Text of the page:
Toppel learns IRS Letter Not a Scam

Share Story :


Haldis Toppel

Marquez resident Haldis Toppel received an IRS letter in the mail that she originally thought was a scam. She went the social media app Nextdoor to warn people about the scam, but instead learned the letter was legitimate.

Toppel also contacted Circling the News, so that it could alert others of her story: that receiving a letter from the IRS could be legitimate.

After her letter was printed on the app, Toppel received the following comments:

One person wrote: “This is not fake – I received the same letter a number of years ago. What has happened is someone tried to file a tax return pretending to be you in order to claim your refund. Here is the info from the IRS website click here.

A second person, a former Los Angeles prosecutor wrote: “the letter may in fact be genuine. Your best bet is to go to the IRS office to have them determine whether someone has acquired your personal information and used it to file a fraudulent ‘tax return’ perhaps to claim a refund. Please don’t ignore this, as it may result in more problems down the road.”

Yet another wrote: “I am a CPA, some clients got this letter, too. The IRS just wants to protect you from fraud. You need to call them back to verify it is you filed the taxes, not someone else.”

Someone wrote: “I also received this letter, and it was legit. Someone tried to file my return to collect a refund. The IRS had me fill out a ‘I was a victim of identity fraud form.’ I corroborated all this with my CPA.”

Another said, “It means that someone filed a second tax return using your social security number. You will have to verify that you are you. We just went through this process. It is a big pain in the neck, but it is not a hoax. Good luck.”

One accountant said they tell clients to watch for IRS notices and letters and if the IRS needs more information to verify an identity, the agency will mail a 4883C letter.

The accountant said, “if you received Letter 4883C, it is not fraud. It is a legitimate request, from the IRS, asking you to verify your identity. The letter will contain instructions to call the toll-free IRS Identity Verification telephone number 800-830-5084.”

Toppel said based on the information she received, she did call the IRS, waiting for more than hour to be connected to an operator. She ultimately learned that somebody had tried to file in her name.

“My thanks and heartfelt appreciation go to all who responded, and to those who recognized the letter and insisted that it was real,” Toppel said. “Maybe this will do some good to keep somebody from trashing such a letter.”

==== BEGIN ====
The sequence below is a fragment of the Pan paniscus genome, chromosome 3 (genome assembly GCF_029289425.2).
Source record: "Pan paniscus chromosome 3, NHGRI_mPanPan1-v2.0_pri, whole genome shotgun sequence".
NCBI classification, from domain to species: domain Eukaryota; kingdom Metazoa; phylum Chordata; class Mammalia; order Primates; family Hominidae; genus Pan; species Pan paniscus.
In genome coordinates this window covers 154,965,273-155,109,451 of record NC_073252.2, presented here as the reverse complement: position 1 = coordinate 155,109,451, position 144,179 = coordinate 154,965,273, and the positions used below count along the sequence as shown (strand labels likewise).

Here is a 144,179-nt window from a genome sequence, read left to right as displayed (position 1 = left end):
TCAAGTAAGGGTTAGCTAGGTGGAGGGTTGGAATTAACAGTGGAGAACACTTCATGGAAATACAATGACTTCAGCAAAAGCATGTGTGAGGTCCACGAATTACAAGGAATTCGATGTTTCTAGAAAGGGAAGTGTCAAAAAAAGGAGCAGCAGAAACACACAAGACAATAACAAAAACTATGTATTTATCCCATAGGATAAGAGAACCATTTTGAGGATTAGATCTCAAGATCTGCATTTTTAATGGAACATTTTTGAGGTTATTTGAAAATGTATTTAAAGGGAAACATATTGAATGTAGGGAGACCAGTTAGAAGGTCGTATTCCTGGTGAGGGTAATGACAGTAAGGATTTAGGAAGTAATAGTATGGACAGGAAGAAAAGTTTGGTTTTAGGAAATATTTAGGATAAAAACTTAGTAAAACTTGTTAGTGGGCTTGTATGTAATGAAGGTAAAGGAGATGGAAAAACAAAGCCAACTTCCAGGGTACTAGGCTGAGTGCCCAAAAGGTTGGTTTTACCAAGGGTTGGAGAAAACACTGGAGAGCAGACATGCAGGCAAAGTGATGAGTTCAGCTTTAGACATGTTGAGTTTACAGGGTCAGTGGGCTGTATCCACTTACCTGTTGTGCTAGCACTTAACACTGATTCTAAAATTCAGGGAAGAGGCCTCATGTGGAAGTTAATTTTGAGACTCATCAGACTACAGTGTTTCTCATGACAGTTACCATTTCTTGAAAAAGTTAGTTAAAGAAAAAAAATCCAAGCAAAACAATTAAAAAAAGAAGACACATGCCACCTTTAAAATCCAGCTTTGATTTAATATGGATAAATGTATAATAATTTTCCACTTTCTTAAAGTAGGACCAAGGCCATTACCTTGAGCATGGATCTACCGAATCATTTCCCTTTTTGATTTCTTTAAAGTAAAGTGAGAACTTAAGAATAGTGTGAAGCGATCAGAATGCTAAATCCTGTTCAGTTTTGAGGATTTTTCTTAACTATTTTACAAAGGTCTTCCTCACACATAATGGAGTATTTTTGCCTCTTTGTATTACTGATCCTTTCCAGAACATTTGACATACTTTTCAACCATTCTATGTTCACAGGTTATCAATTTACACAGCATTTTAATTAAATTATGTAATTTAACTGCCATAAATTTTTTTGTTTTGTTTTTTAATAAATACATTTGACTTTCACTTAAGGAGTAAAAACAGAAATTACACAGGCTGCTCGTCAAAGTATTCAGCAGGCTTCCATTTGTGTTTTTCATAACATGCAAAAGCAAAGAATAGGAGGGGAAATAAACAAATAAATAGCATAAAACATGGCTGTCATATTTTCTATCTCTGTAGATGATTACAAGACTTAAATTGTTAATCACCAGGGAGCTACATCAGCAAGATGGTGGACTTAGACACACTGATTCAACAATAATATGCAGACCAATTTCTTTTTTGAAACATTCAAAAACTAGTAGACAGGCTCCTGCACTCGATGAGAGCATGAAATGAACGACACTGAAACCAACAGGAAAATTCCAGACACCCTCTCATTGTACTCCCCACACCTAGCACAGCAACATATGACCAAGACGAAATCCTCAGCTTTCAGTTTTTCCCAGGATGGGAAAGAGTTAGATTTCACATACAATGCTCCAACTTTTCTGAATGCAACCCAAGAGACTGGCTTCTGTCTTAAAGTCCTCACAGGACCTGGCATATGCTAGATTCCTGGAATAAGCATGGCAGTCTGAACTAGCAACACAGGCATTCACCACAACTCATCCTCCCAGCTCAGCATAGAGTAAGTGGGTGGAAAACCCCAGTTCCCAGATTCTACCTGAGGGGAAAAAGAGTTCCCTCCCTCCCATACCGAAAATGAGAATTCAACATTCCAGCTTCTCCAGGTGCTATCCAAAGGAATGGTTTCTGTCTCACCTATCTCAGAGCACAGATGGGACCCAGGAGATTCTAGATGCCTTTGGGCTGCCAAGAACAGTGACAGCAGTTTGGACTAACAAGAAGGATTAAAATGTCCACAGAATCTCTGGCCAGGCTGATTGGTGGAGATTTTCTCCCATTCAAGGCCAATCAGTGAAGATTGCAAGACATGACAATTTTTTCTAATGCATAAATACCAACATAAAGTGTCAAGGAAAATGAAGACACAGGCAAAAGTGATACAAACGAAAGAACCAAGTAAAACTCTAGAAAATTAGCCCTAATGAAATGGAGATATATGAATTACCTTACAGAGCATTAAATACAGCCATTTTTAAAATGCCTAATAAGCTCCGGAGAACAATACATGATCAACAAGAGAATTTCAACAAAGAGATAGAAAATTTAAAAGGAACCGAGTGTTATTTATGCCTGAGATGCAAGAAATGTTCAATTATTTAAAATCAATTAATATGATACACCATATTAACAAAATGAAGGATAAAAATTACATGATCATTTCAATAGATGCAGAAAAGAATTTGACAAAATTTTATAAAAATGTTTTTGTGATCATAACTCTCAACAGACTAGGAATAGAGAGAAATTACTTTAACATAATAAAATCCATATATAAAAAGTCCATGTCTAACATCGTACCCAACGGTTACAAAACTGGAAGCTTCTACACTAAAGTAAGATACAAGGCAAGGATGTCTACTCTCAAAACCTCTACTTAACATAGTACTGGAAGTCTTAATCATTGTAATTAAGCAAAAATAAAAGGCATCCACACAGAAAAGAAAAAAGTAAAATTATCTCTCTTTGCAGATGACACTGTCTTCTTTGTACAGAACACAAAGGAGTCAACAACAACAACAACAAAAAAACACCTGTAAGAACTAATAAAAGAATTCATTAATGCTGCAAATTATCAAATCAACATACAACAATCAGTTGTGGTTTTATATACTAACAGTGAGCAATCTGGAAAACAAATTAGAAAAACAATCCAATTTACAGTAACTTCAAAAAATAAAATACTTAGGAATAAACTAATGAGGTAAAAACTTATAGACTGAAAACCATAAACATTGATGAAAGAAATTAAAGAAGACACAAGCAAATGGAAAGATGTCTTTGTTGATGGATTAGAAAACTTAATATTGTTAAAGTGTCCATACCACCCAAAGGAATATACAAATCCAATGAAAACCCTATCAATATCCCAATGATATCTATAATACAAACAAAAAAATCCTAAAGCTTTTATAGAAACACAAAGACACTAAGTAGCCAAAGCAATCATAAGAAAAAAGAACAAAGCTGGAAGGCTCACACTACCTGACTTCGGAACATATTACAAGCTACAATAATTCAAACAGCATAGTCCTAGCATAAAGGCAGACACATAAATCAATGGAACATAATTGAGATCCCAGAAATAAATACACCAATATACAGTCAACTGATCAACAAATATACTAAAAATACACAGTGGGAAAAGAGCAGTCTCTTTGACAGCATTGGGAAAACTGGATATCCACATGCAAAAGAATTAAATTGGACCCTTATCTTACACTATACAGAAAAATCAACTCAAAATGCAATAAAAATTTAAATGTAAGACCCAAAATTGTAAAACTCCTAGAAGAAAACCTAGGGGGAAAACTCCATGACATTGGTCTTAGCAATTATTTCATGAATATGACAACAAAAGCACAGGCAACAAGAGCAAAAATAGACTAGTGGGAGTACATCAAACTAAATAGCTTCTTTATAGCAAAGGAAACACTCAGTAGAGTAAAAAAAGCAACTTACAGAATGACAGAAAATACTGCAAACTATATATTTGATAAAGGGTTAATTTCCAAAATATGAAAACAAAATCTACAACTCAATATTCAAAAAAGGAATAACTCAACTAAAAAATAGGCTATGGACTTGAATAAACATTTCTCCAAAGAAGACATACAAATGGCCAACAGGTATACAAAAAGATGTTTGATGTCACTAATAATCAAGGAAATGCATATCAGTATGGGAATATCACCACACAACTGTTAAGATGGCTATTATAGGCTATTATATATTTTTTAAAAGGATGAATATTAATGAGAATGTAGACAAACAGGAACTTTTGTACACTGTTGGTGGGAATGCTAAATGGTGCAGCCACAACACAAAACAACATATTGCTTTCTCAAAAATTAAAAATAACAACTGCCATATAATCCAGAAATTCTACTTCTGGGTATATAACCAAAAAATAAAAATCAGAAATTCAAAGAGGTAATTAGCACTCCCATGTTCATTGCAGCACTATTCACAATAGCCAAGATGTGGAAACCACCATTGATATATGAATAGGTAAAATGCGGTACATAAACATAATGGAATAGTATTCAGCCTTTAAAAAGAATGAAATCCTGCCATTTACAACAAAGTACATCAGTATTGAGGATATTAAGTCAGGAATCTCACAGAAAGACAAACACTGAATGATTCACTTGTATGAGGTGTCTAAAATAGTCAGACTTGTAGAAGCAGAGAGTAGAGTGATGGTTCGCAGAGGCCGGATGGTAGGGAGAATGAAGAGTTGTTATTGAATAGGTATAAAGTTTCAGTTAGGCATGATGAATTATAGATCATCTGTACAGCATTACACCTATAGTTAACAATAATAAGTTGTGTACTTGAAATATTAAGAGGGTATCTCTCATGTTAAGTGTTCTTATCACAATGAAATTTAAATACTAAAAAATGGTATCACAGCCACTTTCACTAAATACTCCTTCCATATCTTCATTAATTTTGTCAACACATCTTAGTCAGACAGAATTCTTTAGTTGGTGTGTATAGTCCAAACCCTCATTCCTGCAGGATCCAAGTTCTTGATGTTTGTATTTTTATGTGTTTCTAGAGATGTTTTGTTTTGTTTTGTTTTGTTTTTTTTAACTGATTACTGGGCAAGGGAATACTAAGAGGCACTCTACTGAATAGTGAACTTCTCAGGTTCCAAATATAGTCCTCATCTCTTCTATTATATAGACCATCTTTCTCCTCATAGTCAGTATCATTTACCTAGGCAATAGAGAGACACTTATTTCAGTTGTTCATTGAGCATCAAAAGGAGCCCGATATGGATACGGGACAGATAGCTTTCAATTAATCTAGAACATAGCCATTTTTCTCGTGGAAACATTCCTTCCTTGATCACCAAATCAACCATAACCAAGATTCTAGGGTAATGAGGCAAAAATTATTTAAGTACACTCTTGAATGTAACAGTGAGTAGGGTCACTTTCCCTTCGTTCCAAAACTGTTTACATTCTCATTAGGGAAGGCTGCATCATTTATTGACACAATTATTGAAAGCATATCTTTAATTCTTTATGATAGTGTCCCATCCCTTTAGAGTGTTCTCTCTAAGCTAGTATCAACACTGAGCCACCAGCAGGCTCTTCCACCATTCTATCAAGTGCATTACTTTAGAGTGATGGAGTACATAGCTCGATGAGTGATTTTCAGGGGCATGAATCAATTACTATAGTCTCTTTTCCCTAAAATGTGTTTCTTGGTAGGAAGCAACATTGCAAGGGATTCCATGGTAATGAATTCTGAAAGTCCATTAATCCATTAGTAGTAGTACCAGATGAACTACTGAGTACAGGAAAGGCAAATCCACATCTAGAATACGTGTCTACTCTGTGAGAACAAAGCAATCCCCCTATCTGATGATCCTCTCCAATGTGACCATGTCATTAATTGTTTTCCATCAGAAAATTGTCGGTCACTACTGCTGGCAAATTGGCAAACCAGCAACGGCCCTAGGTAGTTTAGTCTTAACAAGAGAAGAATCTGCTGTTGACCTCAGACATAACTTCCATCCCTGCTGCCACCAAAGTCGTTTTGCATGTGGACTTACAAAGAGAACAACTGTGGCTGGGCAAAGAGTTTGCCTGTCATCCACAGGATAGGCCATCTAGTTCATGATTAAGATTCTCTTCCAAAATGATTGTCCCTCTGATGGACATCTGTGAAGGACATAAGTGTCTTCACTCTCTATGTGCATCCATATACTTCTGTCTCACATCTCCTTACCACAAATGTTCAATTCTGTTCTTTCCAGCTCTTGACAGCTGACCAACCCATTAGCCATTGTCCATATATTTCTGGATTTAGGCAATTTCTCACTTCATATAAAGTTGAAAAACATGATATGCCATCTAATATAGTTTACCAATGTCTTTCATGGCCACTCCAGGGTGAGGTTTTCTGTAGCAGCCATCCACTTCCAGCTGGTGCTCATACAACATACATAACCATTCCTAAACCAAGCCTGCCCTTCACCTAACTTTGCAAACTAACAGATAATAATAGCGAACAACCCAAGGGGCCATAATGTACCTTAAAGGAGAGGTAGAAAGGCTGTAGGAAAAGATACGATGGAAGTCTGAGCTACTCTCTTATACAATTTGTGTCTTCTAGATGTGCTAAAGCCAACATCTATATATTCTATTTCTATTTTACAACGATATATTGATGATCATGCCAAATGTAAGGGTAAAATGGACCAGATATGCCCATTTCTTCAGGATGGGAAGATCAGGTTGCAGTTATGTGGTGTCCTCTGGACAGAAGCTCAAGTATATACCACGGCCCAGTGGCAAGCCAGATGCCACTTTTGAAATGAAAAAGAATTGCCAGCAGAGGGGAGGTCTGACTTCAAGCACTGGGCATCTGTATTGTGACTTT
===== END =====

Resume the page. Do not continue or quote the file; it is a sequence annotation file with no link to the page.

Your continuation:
If you get a letter from the IRS, a resident can always check with an accountant or call the IRS directly.

Remember, the IRS will never:

  • Call to demand immediate payment, nor call about taxes owed without first having mailed a bill.
  • Demand that you pay taxes without giving you the opportunity to question or appeal the amount they say you owe.
  • Require you to use a specific payment method for your taxes, such as a prepaid debit card.
  • Ask for credit or debit card numbers over the phone.
  • Threaten to bring in local police or other law-enforcement groups to have you arrested for not paying.
Share Story :
This entry was posted in General. Bookmark the permalink.

2 Responses to Toppel learns IRS Letter Not a Scam

  1. Jo says:

    To prevent a federal tax return from being filed fraudulently using your information, the IRS offers tax payers the option of getting a six digit Identity Protection PIN. These PINS used to be issued only to those whose identities where stolen, but the IRS opened it up to anyone who wants it a few years ago. The PIN must be used on your federal tax return (paper or electronic) in order for the return to be processed. If the IRS gets a return without this PIN, it will be rejected. You apply on the IRS website using the Get An IP PIN tool. PINs are valid for one year, and you need to go back to the tool at the start of the next tax year to generate a new one for the current year. As far as I know, the state of California does not offer a similar safe guard, but at least it will keep your federal return safe (as long as you keep your PIN safe).

  2. Judi Freed says:

    Thank you for writing about this. It is indeed important information for people to

Leave a Reply

Your email address will not be published. Required fields are marked *